Viticulture in the United Kingdom has traditionally been seen as difficult, due to its cold climate, though the English and Welsh wine industry has been helped over recent years by warmer summers and it is suggested global warming may improve further growth.
Historically the UK has been a major wine consumer, but only a very small producer, with English and Welsh wines combined accounting for around 1% of domestic purchases. Exciting news for this developing industry, in recent years English sparkling wines have started to receive a great deal of attention. UK Sparkling wines have beaten quality competition from Champagnes and top Sparkling wines to make the top tier of many recognised tastings and wine competitions, winning golds and trophies around the world.


It should be noted that Wales also had vineyards planted by the Romans, but it wasn’t until the 1970s, when modern vineyards were planted in South Wales with the intention of creating quality wine. As of September 2015, Wales has 22 vineyards, producing primarily white wines, but also a few reds. Growing grape vines in Scotland is slightly more difficult, though the cold weather is not the main problem, the lack of sunshine is the biggest issue.
Winemaking continued to the time of the Normans with over 40 vineyards in England mentioned in the Domesday Book. When Henry VIII came into power in 1509, 139 vineyards were recorded, 11 of which were Royal vineyards, dedicated to the monarchy.
Just as English wine began to recover in the 19th century, commercial English wine was dealt a heavy blow. In 1860 the government supported free trade and dramatically cut the tax on imported wines, a decrease of 80%. English wine was therefore overwhelmed by superior foreign products that could be sold at a lower cost. British winemaking was brought to a quick end with the onset of the First World War, as the need for crops and food took priority over wine production.
It was not until 1936, that George Ordish planted vines in Wessex in the South of England, bringing about a rediscovery of English winemaking. The start of what could be described as modern English winemaking can be traced to 1952 when English viticulture pioneer, John Edginton planted his first experimental commercial grape vines at Lackham College in Lacock, Wiltshire UK. These vines still exist today and are believed to be the oldest surviving commercial vines in the UK.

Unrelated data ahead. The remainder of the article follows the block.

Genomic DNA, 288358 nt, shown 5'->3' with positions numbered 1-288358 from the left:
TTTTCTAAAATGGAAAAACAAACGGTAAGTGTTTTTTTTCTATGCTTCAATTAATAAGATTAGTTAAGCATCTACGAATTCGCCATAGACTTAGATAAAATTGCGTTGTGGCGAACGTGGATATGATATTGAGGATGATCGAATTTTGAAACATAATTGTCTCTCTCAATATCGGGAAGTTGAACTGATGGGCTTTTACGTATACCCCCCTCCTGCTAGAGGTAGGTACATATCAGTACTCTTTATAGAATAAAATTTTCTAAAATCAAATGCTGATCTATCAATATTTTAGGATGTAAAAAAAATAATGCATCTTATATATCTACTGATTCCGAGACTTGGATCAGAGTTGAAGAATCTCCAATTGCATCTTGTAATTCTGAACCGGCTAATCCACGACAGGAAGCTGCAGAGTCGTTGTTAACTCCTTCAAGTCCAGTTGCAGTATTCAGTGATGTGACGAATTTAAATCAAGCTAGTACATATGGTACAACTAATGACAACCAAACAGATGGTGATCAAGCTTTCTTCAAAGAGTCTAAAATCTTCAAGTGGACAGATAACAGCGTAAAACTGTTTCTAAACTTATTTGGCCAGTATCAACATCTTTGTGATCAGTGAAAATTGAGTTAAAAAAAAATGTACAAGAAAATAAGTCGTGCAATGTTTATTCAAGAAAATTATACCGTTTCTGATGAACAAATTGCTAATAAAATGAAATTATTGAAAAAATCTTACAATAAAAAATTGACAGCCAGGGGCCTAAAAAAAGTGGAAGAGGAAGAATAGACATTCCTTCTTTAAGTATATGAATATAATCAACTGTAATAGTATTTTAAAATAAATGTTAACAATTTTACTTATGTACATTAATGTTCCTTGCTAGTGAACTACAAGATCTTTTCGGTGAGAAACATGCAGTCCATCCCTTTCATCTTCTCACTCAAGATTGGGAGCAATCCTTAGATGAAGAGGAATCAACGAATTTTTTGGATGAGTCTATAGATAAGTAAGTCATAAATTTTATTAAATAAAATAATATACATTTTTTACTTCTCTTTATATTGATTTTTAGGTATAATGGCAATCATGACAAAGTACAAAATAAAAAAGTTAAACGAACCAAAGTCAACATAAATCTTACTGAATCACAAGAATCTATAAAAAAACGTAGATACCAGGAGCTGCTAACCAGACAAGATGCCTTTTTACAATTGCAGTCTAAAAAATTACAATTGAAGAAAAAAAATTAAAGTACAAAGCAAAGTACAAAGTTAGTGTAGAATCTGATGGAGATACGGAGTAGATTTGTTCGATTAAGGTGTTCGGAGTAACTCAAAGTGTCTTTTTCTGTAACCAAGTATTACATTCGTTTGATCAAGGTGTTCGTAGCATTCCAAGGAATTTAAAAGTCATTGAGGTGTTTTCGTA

By 1962 Edginton had planted an experimental vineyard of just half an acre of new advanced hybrid varietals of Müller, Reichensteiner and Seyval, believed to be the oldest surviving examples in the UK. Later other small vineyards in Britain followed in the 1960s with growers in Kent, West Sussex, Somerset, Devon and in East Sussex and also in Wales.
These English wines of the time were influenced by the sweet German wines like Liebfraumilch and Hock that were popular in the 1970s, and were blended white and red sweet wines, called ‘cream’ wine. Winemaking spread from the South East and South West to the Midlands and to the north of England, with Yorkshire, Shropshire, Derbyshire, Leicestershire and Lancashire having at least one vineyard each as of 2007.
The regions limestone soils of southern England are suitable for growing varietals used to produce sparkling wine, and particularly on south-west facing slopes, in recent warmer years. A serious concern for all grape growers is that production in the climate is highly variable: As it is only every second sometimes third year when grapes are considered high quality, with many years being average to poor in quality - largely due to the weather, or vine diseases intensified by the weather. Though with global warming and better vine management, quality is improving each year. Another explanation for the growth in viticulture in the UK is the local food movement, and the desire by locals to cut the food miles connected with the produce they buy, including locally produced wine.
As of 2015 the UK has 503 commercial vineyards across England and Wales covering some 1880 hectares and producing sparkling and still wines. Of this number a third are a producing winery. In the same year the top 3 grapes varietals make up just over 50% of the vineyard area, which include: Chardonnay 23%, Pinot Noir 22% and Bacchus 8%. Over the past three years the average annual production - bottle equivalent, equals 5.27m bottles.
During the past 10 years the area of planted vines has more than doubled and is predicted to grow by another 50% by 2020. The current percentage mix of wine styles produced include: Sparkling Wines 66%, Still White Wines 24% and Red & Rosé wines making up 10%.
It should finally be noted that the production of late harvest/dessert wines - which there are an increasing number - is another develop segment of the UK wine industry. Varietals such as Huxelrebe, Ortega and Optima are susceptible to classic noble rot - as found in Sauternes & Barsac, given the right weather conditions. The relatively high levels of natural acidity balance superbly with the intense sweetness, so another UK wine to look out for.